Despite this change in muscular development, The National Athletic Trainers Association (NATA) issued a report [PDF] in July this year that stated, “high school football players sustain greater head accelerations after impact during play than do college-level football players which can lead to concussions and serious cervical spine injuries.” The NATA report hypothesizes that physical maturation and the associated neck strength and endurance of the high school athletes might explain the discrepancy between their collegiate counterparts. On average college athletes weigh 33 pounds more than high school athletes, but they stand only 1.2 inches taller, suggesting collegiate athletes have a more developed musculature system that is better able to control head motion after impact.

Although high-school football is full body-on-body contact sport between young men who may not be physically developed to the collegiate level, it is the practices that worry parents. When two-per-day practices are conducted in August – known as the hottest month of the year in many places – the question arises to whether such grueling practices are necessary for high-school sports. This debate is getting just as hot as the weather, as a high school coach from Louisville, Kentucky, will go to trial today on charges of reckless homicide and wanton endangerment in the heat-exhaustion-related death of one of his players in 2008. CNN reports:

The Kentucky case is one of the recent heat-related fatalities in football that made headlines. Since 1995, 39 football players have died in heat-related deaths, triggering new practice guidelines, wrongful death lawsuits and even criminal charges. Last year, six football players died from heatstroke – four of them were high school students, according to the Annual Survey of Football Injury Research. “There is no excuse for any number of heatstroke deaths since they are all preventable with the proper precautions,” the report authors wrote.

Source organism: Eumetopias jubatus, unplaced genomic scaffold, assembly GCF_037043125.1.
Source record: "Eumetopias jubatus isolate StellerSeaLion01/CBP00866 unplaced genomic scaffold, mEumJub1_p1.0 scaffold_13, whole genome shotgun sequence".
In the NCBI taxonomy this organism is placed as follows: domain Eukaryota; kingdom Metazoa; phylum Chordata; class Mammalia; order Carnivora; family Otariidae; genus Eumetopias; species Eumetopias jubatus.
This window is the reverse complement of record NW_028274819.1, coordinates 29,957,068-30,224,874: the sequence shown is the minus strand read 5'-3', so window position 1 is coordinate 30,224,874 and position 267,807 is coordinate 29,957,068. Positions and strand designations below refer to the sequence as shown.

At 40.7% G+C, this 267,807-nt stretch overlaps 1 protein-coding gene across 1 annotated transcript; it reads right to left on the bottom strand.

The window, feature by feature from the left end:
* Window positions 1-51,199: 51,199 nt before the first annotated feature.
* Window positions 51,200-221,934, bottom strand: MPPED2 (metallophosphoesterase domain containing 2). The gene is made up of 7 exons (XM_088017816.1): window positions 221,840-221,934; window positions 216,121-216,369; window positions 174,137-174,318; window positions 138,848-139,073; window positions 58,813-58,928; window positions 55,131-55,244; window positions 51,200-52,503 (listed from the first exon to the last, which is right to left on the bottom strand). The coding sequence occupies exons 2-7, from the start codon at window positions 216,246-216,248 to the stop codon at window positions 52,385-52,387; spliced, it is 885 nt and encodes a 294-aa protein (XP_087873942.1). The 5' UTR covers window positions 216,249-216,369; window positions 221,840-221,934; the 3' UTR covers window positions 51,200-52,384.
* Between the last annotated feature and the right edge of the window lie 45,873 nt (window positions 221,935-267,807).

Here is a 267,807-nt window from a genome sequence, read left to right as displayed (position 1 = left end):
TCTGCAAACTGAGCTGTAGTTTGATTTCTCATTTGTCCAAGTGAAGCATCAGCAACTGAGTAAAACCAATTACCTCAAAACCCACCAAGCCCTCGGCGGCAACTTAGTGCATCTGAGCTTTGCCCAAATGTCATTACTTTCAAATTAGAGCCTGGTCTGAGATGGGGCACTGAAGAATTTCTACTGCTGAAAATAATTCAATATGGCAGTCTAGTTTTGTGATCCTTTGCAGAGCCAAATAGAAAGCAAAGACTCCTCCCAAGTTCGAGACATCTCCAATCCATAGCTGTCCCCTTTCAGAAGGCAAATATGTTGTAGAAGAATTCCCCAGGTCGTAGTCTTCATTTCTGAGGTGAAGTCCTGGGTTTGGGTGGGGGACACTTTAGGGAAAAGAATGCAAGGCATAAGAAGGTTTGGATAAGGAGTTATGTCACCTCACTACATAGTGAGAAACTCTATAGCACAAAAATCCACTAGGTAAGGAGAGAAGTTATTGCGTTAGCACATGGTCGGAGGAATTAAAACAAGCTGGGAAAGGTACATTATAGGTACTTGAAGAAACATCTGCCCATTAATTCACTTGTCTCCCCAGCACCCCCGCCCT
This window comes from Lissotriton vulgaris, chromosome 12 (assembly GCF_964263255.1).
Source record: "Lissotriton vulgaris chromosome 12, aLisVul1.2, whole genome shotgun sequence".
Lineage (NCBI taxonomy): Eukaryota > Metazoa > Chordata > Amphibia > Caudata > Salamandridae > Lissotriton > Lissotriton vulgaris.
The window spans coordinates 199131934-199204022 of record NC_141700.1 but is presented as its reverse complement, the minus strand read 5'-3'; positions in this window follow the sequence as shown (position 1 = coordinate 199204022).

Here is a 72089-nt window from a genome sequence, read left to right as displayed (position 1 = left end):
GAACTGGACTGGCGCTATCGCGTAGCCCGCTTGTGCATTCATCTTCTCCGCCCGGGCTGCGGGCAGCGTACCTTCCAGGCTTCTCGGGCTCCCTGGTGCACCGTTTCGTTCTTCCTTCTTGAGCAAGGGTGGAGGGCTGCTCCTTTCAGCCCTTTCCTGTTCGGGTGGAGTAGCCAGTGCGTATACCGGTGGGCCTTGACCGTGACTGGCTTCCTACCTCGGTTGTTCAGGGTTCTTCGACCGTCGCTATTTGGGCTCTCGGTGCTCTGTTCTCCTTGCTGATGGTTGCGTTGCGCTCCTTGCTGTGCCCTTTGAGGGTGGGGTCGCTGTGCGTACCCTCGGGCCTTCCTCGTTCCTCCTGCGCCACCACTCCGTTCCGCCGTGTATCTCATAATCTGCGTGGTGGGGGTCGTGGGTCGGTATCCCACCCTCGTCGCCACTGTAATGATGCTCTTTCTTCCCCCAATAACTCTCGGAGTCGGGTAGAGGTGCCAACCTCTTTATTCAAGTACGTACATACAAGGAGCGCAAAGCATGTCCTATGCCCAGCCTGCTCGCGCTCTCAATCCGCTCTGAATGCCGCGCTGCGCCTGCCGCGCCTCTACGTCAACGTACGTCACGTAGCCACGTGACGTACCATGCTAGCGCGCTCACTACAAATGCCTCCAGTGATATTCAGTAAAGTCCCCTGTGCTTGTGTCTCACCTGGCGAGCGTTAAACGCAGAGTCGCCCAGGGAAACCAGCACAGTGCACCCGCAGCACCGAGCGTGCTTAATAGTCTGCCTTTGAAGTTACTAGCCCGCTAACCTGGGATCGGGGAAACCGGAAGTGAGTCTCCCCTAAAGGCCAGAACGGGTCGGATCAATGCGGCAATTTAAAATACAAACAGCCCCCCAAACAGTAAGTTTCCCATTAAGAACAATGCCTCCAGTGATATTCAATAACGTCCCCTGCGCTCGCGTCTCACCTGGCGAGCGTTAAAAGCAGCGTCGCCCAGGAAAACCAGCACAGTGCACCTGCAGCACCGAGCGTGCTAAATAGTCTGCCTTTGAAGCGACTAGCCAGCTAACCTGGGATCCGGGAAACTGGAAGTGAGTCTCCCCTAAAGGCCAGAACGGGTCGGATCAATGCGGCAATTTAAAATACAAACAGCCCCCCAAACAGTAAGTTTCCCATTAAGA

To address heat concerns, the National Collegiate Athletic Association (NCAA) in 2003 prohibited two-a-days on consecutive days and during the first five days of practice. The NATA suggested similar guidance in June this year. Guidelines for high school football vary by state, however; additionally, many coaches have objected to the reduction of practices based upon the immature status of players – both physically and mentally – to be unable to prepare for games without the two-a-day regimen.

For more information about football injuries and what you might do to keep your sons safe while playing this sport, visit the NATA site. As in earlier years, the practice and the game for high school students may change with – hopefully – safer standards for high school football.